Child Refuses to Go to Doctor

Children learn quite young (within the first moments of life, actually!) that doctors can cause pain. The astute infant and toddler knows that a visit to the pediatrician can mean that someone will be prodding, poking, touching sore spots and giving injections – ouch! The whole ordeal is sometimes followed by having to swallow some nasty tasting medical concoction for a week or longer. Moreover, many children are not fooled by the doctor’s friendly banter or even “prizes” that might be forthcoming – they want no part of it. These kids can become medical protestors, refusing to cooperate when it’s time to go to the doctor or receive their treatment.

If your child has issues with doctors or medical treatment, consider the following tips:

Some Children are More Sensitive to Pain
Avoid discounting your child’s reactions to medical examinations and interventions. Try not to to tell him that “it’s not so bad” or “it doesn’t hurt that much” or “you’re making a big deal out of nothing” or anything similar. Instead, use Emotional Coaching (see Raise Your Kids without Raising Your Voice) to acknowledge your child’s feelings. For instance, say things like, “I know you don’t like it,” or “I know it hurts you,” or “I know it’s uncomfortable.” Acknowledging the child’s pain does NOT mean that he doesn’t have to go see the doctor or take his medicine! The child will have to do that anyway. It simply means that you understand his predicament. You understand his reaction. You’re sympathetic to it. You accept it as true for him. Again, all this doesn’t change the reality that he has to go to the doctor. However, it lessens his resistance somewhat and it even helps to release some of his upset (you know how much better YOU feel when someone understands you!). When using Emotional Coaching, remember to name your child’s feelings in one sentence (i.e. “I know you hate the taste of the medicine”) and give him the facts of the matter in a completely new sentence (i.e. “It’s unfortunate that they can’t make it taste better.” or “You have to have one dose now and another before bed.” or “After you have it, you can have your cookie.”). The important thing is NOT to join these two aspects (feelings and facts) using the word BUT as in “I know you hate the taste, but after you have it you can have your cookie.” The reason we don’t use the “but” word is that “but” discounts the acknowledgment of feelings that you just offered. It’s as if you’re saying, “I know you feel upset, but I don’t care!”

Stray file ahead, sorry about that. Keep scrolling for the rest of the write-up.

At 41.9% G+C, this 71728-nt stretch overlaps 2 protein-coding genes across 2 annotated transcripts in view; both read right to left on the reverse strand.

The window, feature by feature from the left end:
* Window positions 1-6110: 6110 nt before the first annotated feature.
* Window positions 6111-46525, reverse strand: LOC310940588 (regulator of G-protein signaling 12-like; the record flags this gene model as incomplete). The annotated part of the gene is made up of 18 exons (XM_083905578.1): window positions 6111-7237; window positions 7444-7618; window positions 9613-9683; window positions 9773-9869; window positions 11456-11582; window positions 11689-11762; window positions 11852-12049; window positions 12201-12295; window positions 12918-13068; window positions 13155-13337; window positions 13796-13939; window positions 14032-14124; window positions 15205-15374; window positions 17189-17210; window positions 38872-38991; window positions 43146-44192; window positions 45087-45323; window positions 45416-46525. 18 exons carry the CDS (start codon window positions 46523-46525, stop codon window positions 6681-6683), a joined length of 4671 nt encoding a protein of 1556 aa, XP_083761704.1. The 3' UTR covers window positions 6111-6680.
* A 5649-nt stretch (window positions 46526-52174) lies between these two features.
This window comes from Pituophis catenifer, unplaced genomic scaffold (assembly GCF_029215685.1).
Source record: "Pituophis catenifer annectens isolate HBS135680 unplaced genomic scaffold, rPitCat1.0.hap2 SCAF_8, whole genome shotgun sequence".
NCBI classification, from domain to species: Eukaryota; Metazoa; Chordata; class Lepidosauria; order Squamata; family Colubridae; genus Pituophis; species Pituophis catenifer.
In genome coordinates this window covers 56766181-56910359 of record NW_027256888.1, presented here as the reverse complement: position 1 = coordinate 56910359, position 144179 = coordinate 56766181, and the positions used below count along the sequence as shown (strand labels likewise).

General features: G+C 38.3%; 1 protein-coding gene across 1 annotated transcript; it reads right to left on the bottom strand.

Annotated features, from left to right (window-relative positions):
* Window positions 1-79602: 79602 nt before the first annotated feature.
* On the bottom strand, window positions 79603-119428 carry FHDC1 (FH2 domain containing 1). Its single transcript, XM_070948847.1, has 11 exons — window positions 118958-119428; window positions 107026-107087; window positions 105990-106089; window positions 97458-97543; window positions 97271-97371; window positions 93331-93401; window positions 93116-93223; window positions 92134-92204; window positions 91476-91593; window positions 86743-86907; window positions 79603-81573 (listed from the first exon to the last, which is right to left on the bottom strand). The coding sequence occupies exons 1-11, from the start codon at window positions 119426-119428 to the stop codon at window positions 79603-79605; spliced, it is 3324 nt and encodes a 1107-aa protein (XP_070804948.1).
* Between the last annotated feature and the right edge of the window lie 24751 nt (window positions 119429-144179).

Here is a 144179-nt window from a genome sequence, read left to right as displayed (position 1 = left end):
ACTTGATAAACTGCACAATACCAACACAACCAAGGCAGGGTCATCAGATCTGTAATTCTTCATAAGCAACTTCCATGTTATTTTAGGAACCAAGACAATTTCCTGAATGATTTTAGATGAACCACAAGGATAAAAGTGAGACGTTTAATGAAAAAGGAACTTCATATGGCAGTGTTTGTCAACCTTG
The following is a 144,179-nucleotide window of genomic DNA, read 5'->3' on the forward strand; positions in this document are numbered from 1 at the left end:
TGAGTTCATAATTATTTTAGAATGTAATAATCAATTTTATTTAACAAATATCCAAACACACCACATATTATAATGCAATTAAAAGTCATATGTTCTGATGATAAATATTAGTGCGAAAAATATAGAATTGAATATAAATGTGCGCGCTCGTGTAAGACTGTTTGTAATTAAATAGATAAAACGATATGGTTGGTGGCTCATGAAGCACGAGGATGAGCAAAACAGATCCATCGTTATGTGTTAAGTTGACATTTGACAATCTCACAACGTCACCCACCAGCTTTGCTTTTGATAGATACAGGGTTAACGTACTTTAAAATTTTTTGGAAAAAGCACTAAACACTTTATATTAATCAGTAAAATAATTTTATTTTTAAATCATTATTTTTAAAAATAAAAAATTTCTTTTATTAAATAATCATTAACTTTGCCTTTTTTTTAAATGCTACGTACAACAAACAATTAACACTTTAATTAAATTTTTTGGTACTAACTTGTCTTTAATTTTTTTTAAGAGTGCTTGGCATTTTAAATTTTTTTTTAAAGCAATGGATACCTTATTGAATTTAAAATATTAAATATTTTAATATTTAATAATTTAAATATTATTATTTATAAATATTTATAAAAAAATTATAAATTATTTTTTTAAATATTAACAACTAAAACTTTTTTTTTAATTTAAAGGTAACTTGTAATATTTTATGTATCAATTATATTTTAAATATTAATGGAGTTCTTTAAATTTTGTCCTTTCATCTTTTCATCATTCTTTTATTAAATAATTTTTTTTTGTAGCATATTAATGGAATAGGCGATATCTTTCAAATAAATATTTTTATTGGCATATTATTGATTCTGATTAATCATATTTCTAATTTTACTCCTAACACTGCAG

Reward Compliance When at the Doctor’s Office
Once you’ve arrived at the doctor’s office (however you managed to get there), try to make the experience as positive and rewarding as possible. For instance, bring food treats, games or books for your child to enjoy while waiting, and similar treats and/or activities for the way home “for being brave.” Read stories to your child while waiting to be seen. If your baby, toddle or older child is nervous, rub his or her back or – better still – offer a little hand-reflexology (detailed massage of the hand and fingers). Reflexology not only feels pleasant but actually calms the nervous system, reducing fear and anxiety. If the doctor’s office doesn’t provide prizes, stickers and the like, buy your own to give your toddler or young child on the way out of the examining room. The more you can pair fun, comforting and pleasant experiences with the painful and scary experience of visiting the doctor, the less resistance your child will have on future visits.

Some Children are Very Fearful
If your child suffers from anticipatory fear (worrying excessively about what’s going to happen) or if he has an actual phobia (like a needle phobia), you can offer him fear-reducing techniques according to his age level. You can also consult a mental health professional who can teach you the techniques to teach your child or who can treat your child directly. Some tools for reducing fear and worry include learning to make positive pictures instead of scary ones (visualization), learning how to slow down the breath to foster deep feelings of calm and relaxation, learning how to use acupressure techniques like EFT (Emotional Freedom Technique) to calm or even remove the fear or phobia, learning how to use distraction and other mental tools effectively and so on.

Some Children are Very Strong-willed